September 13, 2012)
I just love these people. We deal with at least one "Awards" person a day... whether they are just shopping prices, getting ideas, or placing their yearly order, they are the bread and butter of our business and part of the daily routine around here. Many have become so familiar over the years that when we finally get to meet at the NFR or another show, there's usually a hug involved as it just seems appropriate.
And being as we do work with and get to know these people quite well, and more than a few are close personal friends, we've got a pretty good idea as to what these people go through.
I'm sure, from the outside, it must seem like a pretty sweet gig. I mean, who doesn't like to spend someone else's money, right? And on some level, that has to be a part of the initial appeal and draw that gets people who are already working full-time jobs, have families to take care of and horses to ride, and have absolutely no free time, to volunteer for a non-paid position. And for the first 30 or so hours these people put into researching and "shopping" companies, that is probably exactly what it does feel like.
But then invariably the day comes when the Association reveals that:
...the budget has to be reduced as there weren't as many nominations as they had expected...
...and we won't know how many Youth awards we'll need until the last race, which is two weeks before the banquet...
...and "so and so" didn't like the pads that were bought last year...
...and we're planning on awards to 6th...unless we don't raise enough at the fundraiser, then it will be 4th...unless this sponsor comes through, then it will be 8th...
...and do you think we should embroider the blankets again... what if they don't fit the winner's horses...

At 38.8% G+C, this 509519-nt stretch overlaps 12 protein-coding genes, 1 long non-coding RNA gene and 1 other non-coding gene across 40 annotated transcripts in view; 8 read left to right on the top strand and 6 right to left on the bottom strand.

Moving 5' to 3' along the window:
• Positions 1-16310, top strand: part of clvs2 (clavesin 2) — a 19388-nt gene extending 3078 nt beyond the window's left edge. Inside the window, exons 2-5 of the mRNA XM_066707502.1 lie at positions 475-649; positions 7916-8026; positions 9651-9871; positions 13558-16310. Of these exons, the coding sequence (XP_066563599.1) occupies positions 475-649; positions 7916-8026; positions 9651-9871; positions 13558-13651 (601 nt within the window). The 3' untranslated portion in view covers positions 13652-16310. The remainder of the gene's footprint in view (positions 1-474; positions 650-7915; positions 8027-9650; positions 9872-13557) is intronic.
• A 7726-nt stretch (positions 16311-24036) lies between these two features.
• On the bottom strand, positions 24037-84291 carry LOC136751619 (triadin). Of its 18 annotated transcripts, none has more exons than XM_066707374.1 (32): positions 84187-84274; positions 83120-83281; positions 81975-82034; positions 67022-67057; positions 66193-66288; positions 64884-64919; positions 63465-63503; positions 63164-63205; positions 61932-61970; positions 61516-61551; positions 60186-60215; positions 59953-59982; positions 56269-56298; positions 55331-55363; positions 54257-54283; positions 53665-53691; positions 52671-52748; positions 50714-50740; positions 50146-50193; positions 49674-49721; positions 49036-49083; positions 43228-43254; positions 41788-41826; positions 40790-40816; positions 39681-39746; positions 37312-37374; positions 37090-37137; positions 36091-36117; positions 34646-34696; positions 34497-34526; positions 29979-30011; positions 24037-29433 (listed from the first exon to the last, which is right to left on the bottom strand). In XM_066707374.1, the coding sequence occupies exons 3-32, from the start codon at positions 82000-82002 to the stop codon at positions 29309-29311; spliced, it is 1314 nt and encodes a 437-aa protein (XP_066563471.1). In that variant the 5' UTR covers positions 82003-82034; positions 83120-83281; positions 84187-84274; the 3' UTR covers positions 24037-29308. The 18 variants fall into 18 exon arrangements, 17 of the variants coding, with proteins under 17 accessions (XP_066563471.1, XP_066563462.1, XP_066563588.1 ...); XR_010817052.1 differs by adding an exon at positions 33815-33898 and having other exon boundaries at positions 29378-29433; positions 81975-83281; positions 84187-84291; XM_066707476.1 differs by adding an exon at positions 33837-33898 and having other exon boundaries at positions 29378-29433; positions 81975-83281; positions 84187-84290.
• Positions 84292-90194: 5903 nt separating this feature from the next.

and...and... you get the idea.
You have NO IDEA how many last minute calls/emails we get from people begging to add 6 halters, and change the branding on two of the breast collars, and what can you do for $90 as we just found out we can add one more placing. These folks work tirelessly and I can only imagine the details they have to juggle to make it all come together. They use their breaks at work to call and email us and then forgo their evening ride to drive out to the shop and spend 4 hours picking out hides and conchos. Not to mention all the time communicating back and forth with the Association's Treasurer, showing up to club meetings, etc...
And they stress this. Alot.
They worry that the members won't like what they choose... that the companies they use won't ship the product in time. They worry about the 100 ways it could go wrong.
There's no getting around it that it's a personal reflection of these individuals, and you can sense the pressure they are under. Most are amazing to deal with, and the few who are less than ideal typically wind up being the most grateful and appreciative, which leads me to believe they were probably just nervous about the responsibility they were given. They don't know me from a can of paint, but they do know that if I flake on them they will look like a big jerk in front of you and all the other members that have been disappointed.
So the next time you win something fabulous at your local barrel club or a year end award for your rodeo circuit, make sure you tell the person in charge of picking out that award just how much you appreciate it. Just how much you appreciate them.
And if the award you win is the worst thing you've ever won, and you just can't believe they would give this away here's what you do: You go to the next meeting and raise your hand when they beg for volunteers. Then get back to me at the end of that year and let me know how it was.
And for all you Awards Directors out there... We appreciate you. We get it. We've got your back.
Until next time ~ Jess